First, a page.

At first he didn’t want to get involved, but when he saw the pitiful-looking ten-year-old kid squatting in the hot sun with his head bowed and his face flushed, he decided to take him to the clinic for bandaging.
He also helped the injured child call the police before he rushed over to the experimental junior high.
And that was why, in this life, he was nearly late for the exam again.
Shen Shao sat down in his seat and picked up the test paper.
The first set of questions wasn’t especially difficult.
When the bell rang to signal the start of the exam, he picked up his pen and began to fill in the answers.
The admission test for the experimental class consisted of two subjects, Chinese and mathematics.
After he finished the Chinese test in the morning, Shen Shao left the school on his own, found a café, and bought a bowl of rice noodles and a couple of vegetable buns.
When he looked at the crowded but dilapidated street outside, he sighed.
He’d opened his eyes two days ago and found himself in the house he’d lived in as a child.
At the time he thought he was dreaming, but now he was certain he’d returned to age eleven.
That was the year his father was working out of town and got mixed up with another woman, and his mother was so upset she drank half a bottle of dichlorvos pesticide.
Before she made it to the hospital, she was dead.
The entire village scolded his father, but he just packed up his bags and went off to find his mistress.
After that they never saw him again.
It was a pity Shen Shao had returned too late.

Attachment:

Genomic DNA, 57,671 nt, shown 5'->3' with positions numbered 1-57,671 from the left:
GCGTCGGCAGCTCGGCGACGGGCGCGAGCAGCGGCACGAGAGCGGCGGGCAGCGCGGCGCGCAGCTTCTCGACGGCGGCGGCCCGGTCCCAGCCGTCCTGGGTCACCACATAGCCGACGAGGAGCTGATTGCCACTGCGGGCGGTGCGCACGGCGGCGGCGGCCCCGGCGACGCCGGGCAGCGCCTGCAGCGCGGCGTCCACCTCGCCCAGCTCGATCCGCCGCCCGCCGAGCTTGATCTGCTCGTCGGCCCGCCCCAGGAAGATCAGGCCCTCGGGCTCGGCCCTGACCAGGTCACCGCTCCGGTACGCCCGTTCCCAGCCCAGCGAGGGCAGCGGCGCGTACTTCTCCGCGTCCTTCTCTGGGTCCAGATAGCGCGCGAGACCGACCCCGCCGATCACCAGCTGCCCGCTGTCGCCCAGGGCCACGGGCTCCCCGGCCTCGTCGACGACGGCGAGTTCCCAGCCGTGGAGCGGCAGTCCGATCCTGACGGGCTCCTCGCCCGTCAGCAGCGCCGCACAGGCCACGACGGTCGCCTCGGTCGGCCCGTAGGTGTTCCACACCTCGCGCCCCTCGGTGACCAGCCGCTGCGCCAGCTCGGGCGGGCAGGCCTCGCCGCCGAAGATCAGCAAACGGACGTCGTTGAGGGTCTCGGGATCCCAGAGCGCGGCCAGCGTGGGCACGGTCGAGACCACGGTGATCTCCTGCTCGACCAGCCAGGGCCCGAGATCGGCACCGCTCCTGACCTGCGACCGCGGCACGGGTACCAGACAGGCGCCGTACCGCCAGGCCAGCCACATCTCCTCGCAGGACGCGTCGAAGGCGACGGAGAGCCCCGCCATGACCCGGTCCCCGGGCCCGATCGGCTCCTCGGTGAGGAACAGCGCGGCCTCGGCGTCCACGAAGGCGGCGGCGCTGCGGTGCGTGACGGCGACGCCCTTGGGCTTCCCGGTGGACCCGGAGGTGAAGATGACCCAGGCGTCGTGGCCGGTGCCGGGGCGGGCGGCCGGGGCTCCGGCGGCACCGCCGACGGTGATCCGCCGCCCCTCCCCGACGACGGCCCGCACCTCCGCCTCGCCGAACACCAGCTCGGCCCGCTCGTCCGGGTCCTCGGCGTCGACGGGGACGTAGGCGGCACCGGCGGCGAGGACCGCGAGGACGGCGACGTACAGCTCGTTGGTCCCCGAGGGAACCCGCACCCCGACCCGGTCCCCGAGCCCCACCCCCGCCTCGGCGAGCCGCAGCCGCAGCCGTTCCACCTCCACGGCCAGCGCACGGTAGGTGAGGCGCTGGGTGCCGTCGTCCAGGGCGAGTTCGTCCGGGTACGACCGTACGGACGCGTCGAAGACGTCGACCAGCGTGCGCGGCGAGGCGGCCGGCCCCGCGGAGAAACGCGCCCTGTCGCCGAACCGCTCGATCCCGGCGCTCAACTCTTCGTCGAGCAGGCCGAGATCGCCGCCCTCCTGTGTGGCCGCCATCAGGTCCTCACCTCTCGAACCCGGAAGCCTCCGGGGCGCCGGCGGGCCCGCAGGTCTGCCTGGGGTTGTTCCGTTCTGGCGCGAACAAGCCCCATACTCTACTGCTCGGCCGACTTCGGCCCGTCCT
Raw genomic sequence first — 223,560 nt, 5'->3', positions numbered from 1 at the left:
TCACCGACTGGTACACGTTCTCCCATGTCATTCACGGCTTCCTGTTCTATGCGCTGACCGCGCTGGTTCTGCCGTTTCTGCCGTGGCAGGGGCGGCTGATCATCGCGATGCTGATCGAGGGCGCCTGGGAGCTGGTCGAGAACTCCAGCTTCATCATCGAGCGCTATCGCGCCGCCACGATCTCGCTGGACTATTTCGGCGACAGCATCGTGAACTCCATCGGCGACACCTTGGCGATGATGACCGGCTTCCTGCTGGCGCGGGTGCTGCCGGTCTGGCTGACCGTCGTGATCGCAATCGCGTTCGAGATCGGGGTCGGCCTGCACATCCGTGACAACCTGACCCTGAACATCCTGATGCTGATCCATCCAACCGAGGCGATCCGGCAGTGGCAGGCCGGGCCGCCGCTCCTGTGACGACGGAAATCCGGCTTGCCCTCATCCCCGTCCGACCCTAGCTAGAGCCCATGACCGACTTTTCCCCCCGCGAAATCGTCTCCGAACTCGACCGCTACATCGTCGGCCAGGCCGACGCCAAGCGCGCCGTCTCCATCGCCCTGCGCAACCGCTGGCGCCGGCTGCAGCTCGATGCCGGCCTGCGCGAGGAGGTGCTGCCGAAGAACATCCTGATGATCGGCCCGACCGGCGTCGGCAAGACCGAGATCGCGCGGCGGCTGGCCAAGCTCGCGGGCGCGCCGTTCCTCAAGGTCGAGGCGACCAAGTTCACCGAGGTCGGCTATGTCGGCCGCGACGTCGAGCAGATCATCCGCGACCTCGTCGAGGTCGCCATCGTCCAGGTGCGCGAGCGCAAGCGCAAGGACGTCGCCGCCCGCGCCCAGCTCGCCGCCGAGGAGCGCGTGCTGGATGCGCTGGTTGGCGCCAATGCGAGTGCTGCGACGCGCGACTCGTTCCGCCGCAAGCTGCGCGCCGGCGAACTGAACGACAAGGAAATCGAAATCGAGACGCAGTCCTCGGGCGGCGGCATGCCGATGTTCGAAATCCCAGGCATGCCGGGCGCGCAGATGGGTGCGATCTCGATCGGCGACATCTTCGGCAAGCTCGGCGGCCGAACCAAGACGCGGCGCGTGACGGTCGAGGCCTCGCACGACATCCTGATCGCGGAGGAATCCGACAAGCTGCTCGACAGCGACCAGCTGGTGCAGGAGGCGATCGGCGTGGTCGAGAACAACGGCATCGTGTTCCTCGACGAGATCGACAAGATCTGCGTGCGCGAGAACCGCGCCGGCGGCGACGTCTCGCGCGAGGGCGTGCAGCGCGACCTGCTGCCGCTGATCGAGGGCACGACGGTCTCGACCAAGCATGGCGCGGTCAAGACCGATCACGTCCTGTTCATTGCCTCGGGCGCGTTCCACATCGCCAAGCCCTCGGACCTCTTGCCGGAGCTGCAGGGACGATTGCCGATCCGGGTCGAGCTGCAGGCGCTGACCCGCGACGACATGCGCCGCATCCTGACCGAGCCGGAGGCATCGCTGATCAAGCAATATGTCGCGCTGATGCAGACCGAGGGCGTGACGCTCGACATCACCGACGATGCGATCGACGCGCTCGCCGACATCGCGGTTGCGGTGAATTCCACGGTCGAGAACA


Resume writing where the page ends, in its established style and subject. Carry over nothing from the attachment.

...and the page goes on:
There was already grass growing on his mother’s grave, and he had no idea what hidey-hole his father ran off to with that woman.
Shen Shao was left alone to keep watch over a small, one story house and a little more than ten thousand yuan in savings left by his mother.
The rice noodles didn’t taste that good, and the vegetable stuffing in the steamed bun was a little greasy, but Shen Shao ate every bit of his meal, including the broth.
The math exam wasn’t until three o’clock.
He didn’t have a good place to spend the rest of his lunch break, so he simply went to the nearby Xinhua bookstore to waste time.
It was too hot to wait around outside, but the Xinhua store had air conditioning and free books to read.
There weren’t many people in the bookstore at noon.
Shen Shao found a book in the classics section and squatted in the corner to read.
A clerk came by a few times to sort books, and when he saw the half-grown child reading an adult translation of a famous work, he did a double take.
The clerk noticed him sitting in an uncomfortable position, and he found Shen Shao some old newspapers to sit on.
At two o’clock, Shen Shao put the book back, returned the newspapers, and thanked the clerk before leaving the bookstore.
The moment he left the store, a wave of heat swept over his face.
He touched his forehead, blinked at the dazzling sunlight outside, and walked back to the experimental junior high school without delay.
In his previous life, he wasn’t able to go to college, and he refused to go through this life with the same regrets.